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updated 23 Aug 2017













Cham ‘90

By Gavin Swinton

From BFMC Journal 4, 1992

We had decided Chamonix was to be the venue for our rock concert this year. Ten years since our last trip there were bound to be some changes. Hope the hills have not got any bigger. Difference this time was that there were three teenyboppers as well. Frank having heard of cheap accommodation as usual, soon had two rooms booked for the entourage. Training this year for myself was a dozen Munros in the rain. For Chamonix the rain part seemed important. Frank’s training was hours on Kelvin Hall climbing wall and a reading of the guidebooks. Fiona acclimatized by changing from Italian to French red. We eventually all turned up at the Gite Argentierre six miles up the valley from Cham, where we were pleasantly surprised by our accommodation.

First route on the agenda was the Frendo Spur on the Aiguille du Midi, 3000ft D Sup French grade. This was to be the training route. First cable car in the morning, still dark, half asleep and Frank queue-jumping for tickets. One-and-a-half hours later found us soloing up the first few hundred feet. Taking a belay and roping up. Two other climbers came up a corner. Turned out one was from RAF Kinloss. They were going slowly and soon disappeared. Pitch after pitch for six hours until we reached the top of the rock band, except for one couloir where I got pushed in front to see if there were any stones coming down. (Told you it was a rock concert!)

The top of the rock pillar formed a fantastic ledge and our first ledge of the day. Starting the ice arête, the heat really hit us now the sun was on us. Trouble was it was on the ice as well. Sticking arms into slush and moving up, no runners, no belays, no falling.

Higher up we decided on a variation finish up an ice gully, now out of the sun the ice was incredibly hard. Picks just scratching. By now there were four of us. Two east European or Russian climbers were alongside us. They did not speak one word of English, French, German, Italian or Fife. Apart from the customary titanium ice screws which east Europeans always seem to have, their gear was primitive – bendy boots, no gaiters, and gloves were surely for wimps like us. Near the top of the ice gully, watching their bloody knuckles following us, we had more company in the shape of a local rescue helicopter trying to drum up business. Frank’s gesture to them was international, but not one of distress. Top at last. By now it was dark (heard that before some place). The ‘Frendo’ finishes next to the telepherique station at the summit and a doss in the rock tunnels was reasonable, and down 9000 feet to breakfast next morning.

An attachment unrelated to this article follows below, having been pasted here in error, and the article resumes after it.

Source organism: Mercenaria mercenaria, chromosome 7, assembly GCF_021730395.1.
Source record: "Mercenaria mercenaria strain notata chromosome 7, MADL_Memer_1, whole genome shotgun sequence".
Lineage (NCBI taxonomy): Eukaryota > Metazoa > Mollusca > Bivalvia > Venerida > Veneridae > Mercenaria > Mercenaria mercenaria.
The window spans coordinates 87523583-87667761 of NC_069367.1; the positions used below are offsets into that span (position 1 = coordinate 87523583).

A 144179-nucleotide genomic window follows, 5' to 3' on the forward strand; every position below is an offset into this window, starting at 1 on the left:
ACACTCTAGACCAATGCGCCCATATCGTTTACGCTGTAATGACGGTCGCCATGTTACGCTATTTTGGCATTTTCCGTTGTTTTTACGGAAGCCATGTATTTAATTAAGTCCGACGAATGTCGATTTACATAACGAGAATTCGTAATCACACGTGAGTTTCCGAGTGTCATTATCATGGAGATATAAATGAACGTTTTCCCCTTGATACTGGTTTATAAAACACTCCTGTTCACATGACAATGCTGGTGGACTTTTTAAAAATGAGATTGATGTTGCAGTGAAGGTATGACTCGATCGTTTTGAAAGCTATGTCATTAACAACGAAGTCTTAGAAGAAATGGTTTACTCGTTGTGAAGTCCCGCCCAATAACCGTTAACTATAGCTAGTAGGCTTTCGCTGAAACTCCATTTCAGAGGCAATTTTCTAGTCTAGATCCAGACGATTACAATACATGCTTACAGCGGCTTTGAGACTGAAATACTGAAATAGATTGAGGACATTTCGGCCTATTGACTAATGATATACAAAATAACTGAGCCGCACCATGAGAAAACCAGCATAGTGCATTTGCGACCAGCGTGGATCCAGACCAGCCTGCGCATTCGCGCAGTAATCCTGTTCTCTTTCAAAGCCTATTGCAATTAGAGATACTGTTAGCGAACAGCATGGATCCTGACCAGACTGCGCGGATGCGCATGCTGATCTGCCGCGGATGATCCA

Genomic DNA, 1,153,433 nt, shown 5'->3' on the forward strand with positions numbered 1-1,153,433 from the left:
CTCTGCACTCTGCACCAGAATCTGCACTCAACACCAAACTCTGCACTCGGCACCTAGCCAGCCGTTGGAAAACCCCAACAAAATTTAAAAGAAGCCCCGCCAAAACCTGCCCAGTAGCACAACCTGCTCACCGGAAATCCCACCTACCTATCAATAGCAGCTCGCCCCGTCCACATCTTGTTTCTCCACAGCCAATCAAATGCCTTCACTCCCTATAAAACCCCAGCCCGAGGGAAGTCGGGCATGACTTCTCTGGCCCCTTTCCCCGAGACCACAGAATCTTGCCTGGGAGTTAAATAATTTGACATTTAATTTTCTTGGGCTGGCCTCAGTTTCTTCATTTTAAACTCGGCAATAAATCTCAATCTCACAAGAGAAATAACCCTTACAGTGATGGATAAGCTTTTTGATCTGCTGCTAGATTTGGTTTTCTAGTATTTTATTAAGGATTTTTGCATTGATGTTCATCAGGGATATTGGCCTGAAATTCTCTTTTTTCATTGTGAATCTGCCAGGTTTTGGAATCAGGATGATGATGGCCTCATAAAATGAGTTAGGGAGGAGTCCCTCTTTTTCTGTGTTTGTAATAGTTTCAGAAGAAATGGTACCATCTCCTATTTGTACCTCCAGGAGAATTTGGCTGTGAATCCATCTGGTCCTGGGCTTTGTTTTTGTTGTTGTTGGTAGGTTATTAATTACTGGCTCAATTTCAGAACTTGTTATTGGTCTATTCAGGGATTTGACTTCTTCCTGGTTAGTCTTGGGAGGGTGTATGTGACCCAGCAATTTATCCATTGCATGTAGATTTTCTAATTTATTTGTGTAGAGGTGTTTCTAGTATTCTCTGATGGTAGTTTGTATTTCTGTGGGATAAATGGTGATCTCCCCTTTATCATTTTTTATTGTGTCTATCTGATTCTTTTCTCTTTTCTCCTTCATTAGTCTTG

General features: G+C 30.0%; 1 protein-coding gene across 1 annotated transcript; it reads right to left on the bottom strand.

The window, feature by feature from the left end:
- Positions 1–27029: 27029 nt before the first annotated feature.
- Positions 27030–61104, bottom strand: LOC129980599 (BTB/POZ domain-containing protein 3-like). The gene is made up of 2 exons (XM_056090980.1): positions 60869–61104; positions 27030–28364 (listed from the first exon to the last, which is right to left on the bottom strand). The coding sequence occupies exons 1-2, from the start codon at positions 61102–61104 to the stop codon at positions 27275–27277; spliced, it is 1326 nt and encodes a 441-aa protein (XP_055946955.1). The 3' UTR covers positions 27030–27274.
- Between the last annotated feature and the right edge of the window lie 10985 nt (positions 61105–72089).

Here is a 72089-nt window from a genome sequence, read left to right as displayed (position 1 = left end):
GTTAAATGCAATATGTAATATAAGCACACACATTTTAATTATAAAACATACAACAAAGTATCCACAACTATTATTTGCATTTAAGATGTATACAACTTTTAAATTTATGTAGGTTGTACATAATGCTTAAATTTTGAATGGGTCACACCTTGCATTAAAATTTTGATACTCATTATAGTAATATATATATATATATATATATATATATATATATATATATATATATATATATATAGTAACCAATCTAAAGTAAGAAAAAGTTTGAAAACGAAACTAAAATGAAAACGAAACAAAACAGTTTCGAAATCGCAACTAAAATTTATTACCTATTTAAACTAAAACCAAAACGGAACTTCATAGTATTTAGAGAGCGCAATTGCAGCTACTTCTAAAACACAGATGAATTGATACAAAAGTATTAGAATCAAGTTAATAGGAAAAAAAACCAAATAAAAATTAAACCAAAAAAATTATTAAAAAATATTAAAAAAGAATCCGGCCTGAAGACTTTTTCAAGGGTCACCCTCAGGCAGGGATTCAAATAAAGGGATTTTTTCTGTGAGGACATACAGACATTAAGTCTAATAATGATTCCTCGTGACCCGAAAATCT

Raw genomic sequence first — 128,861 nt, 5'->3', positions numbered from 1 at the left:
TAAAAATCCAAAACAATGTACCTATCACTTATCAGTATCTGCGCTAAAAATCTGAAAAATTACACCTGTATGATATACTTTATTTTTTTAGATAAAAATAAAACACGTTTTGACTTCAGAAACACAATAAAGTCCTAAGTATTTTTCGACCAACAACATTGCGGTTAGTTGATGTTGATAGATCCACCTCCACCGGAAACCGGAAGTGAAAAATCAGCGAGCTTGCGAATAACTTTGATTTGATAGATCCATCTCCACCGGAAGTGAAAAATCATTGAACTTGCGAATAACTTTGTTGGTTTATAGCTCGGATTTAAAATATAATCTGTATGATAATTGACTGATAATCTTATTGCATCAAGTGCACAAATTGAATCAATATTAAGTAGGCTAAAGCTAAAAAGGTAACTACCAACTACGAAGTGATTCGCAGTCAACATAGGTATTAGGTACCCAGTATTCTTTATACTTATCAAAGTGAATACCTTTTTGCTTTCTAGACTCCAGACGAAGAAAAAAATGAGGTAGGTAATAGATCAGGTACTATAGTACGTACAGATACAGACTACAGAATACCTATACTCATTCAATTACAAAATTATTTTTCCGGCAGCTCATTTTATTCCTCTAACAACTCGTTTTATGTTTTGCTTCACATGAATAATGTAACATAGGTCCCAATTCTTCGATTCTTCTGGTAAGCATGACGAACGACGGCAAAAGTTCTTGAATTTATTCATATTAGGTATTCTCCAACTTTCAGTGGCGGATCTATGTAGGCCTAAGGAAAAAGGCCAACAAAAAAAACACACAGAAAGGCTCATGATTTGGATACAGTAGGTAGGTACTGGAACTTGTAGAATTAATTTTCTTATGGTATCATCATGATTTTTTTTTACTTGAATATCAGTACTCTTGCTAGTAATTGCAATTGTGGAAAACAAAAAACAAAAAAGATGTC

Several hard days of sunbathing, swimming and drinking followed, trying to hide until the muscles had recovered. Even going for walks in the hills with the kids. Though Fiona had to carry Alastair as my shoulders were too sore.

We now decided on the main event, the Gervassutti Pillar, a 3000 ft route on Mont Blanc du Tacul and no. 88 in Rebuffat’s 100 best routes on the Mont Blanc Massif no less. So Friday found us going up the Midi ‘frique right to the top this time and a walk-in across the Vallee Blanche. It was 15 years since I had last crossed this area and it certainly showed. Modern short rock routes being the in thing, dozens of tents were pitched on the glacier and climbers were wandering about in shorts before nipping up a route and back down for tea. Two young English lads we spoke to (any excuse for a rest) knew the crag they were at but not the hills all around.